The same thing happens if you make a purchase at any time before you have your balance transfer paid off. If you are going to transfer a balance you absolutely must make sure there is no balance on the card before the transfer, make sure there are no automatic payments that will hit the card at any time, and make sure no purchases are made on the card until the balance transfer is paid off.
The second trap you have to look out for is the end of the 0% period. 0% is a cheap rate for a loan, and if you look at the real APR discussed above, that is also pretty cheap. But before long, that intro rate expires, and then you will be charged a rate that isn’t cheap at all. You will be charged the “normal” rate, which will be sky high. Maybe 25% or higher.
Let’s revisit the example above where $10,000 is borrowed at 0% for 1 year. If you make monthly payments of 1% for one year at the end of the year, your remaining balance will be about $9,130. That entire amount must be paid off before the 0% expires or you pay big time. If you forget to pay off that amount for just 1 month at a more “normal” interest rate of 20% then you will be charged over $150 just for one months interest!
You can’t afford to fall for that trap, so be absolutely sure the balance is paid off before the 0% period ends. I recommend taking the the date your period ends, choosing a date about 30 days before that date (just to be safe), and putting that date on your calendar as a reminder that your balance must be paid off. If you won’t be able to pay that amount off by that date, then the balance transfer isn’t for you. Just stop now and don’t do it.
Just to recap, here are the steps I recommend to avoid the credit card company’s traps. None of these steps are difficult or complicated, but all of them are critically important.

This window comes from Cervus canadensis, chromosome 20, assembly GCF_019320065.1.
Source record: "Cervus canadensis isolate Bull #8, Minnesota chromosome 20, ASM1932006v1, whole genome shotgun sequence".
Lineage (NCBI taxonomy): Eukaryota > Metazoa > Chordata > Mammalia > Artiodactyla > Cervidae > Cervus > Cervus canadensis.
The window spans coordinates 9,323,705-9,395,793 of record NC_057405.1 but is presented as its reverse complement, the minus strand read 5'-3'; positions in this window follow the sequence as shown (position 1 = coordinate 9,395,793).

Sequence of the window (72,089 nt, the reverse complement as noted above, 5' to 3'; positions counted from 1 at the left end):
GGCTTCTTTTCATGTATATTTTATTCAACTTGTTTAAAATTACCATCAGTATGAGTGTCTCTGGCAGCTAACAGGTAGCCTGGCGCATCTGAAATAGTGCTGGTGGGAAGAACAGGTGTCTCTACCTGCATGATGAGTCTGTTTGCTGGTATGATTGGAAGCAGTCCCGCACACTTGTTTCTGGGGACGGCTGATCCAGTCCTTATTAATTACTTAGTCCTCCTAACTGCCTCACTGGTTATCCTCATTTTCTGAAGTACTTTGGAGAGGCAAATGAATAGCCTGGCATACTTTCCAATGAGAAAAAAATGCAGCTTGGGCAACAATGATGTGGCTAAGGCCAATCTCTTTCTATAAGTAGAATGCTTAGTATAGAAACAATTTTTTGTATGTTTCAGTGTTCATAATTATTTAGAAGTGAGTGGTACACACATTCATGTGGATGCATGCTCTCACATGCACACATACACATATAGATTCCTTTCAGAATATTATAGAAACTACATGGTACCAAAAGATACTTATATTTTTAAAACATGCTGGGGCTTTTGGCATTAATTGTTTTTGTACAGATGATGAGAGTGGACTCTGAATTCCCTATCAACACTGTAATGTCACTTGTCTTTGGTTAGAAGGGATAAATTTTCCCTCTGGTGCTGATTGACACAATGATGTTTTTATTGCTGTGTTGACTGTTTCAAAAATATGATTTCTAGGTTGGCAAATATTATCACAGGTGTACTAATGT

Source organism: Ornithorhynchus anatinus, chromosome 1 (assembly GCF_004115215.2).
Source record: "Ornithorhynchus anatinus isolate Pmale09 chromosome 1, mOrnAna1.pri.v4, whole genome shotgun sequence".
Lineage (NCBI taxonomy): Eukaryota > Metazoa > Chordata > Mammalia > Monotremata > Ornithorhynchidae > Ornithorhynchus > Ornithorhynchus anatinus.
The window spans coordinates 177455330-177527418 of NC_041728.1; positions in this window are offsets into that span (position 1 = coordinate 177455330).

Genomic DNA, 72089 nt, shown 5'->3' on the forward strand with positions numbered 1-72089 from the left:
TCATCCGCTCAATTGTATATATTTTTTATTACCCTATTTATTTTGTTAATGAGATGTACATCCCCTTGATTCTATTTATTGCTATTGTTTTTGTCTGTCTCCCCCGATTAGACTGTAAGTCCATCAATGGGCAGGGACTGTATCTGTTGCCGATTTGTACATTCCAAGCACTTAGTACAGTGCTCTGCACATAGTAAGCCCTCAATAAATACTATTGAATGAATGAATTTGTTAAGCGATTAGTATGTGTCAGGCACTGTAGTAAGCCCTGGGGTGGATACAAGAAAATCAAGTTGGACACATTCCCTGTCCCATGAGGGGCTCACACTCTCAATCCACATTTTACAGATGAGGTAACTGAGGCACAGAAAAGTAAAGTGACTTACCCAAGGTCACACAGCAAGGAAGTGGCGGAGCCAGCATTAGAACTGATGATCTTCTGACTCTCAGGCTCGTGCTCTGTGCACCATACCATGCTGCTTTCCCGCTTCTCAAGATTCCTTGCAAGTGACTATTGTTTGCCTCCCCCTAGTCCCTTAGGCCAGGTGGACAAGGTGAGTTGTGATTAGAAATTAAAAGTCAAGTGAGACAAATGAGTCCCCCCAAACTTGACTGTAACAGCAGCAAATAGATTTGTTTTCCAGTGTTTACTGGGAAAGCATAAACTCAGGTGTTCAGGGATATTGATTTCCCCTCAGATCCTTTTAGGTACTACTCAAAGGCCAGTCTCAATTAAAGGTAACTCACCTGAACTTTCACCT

Steps to avoiding the credit companies traps
- Make sure the balance on the card is $0 before you make the transfer.
- Make sure there are no automatic payments that will be made on that card. This should also be done before the transfer.
- Take the card out of your wallet and put it in your files somewhere. Don’t use this card to make a purchase under any circumstances until the balance transfer is paid off.
- Make an entry on your calendar for about 1 month before the 0% interest rate ends.
- Make a payment of at least the minimum amount each month. Do not be late! Setting up automatic payments is a safe way to do this.
- Pay off the balance transfer balance in full before the 0% interest rate ends.
- Have a big laugh at your credit card company’s expense. You just tricked them into making you a really cheap loan they had no intention of actually making you.
Credit card loans and your credit score
Another reason balance transfers aren’t such a great idea is that they might be bad for your credit score. A major factor in your credit score is how much of your available credit you actually use. If you have a total of $10,000 in available balance on your credit cards and normally have a balance of about $1,000 at the end of the month that you always pay off before the due date then your credit utilization rate is 10%. That is a good utilization rate and will help your credit score.
If you were to add a $5,000 credit card loan on top of that then your credit utilization score just became 60%. That isn’t good, and you can expect your credit score to take a hit. For more information on this, check out Quizzle
So should I do it?
So credit card loans can be cheap under the right circumstances, but they can also be dangerous. So what do you think, should I use a balance transfer to pay off my 401(k) loan, or is that following one bad idea with another bad idea?
Photo by frankieleon
Link to Quizzle is an affiliate link.